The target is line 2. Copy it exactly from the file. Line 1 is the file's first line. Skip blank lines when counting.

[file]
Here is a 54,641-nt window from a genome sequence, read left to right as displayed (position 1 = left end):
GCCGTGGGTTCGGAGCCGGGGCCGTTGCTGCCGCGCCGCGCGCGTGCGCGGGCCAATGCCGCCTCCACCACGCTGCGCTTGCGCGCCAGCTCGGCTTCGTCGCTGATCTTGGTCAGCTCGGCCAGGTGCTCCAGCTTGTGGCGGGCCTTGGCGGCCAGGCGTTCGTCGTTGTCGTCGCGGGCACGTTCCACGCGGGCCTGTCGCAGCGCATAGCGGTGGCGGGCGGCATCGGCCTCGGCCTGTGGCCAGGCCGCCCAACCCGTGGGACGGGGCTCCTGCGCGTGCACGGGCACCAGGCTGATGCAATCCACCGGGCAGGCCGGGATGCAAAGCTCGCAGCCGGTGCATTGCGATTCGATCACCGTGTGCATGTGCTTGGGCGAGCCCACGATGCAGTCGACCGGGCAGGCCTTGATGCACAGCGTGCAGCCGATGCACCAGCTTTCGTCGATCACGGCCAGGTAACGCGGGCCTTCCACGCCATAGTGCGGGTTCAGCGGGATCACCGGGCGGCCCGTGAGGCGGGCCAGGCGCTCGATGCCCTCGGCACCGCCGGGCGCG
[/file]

GCCGTGGGTTCGGAGCCGGGGCCGTTGCTGCCGCGCCGCGCGCGTGCGCGGGCCAATGCCGCCTCCACCACGCTGCGCTTGCGCGCCAGCTCGGCTTCGTCGCTGATCTTGGTCAGCTCGGCCAGGTGCTCCAGCTTGTGGCGGGCCTTGGCGGCCAGGCGTTCGTCGTTGTCGTCGCGGGCACGTTCCACGCGGGCCTGTCGCAGCGCATAGCGGTGGCGGGCGGCATCGGCCTCGGCCTGTGGCCAGGCCGCCCAACCCGTGGGACGGGGCTCCTGCGCGTGCACGGGCACCAGGCTGATGCAATCCACCGGGCAGGCCGGGATGCAAAGCTCGCAGCCGGTGCATTGCGATTCGATCACCGTGTGCATGTGCTTGGGCGAGCCCACGATGCAGTCGACCGGGCAGGCCTTGATGCACAGCGTGCAGCCGATGCACCAGCTTTCGTCGATCACGGCCAGGTAACGCGGGCCTTCCACGCCATAGTGCGGGTTCAGCGGGATCACCGGGCGGCCCGTGAGGCGGGCCAGGCGCTCGATGCCCTCGGCACCGCCGGGCGCG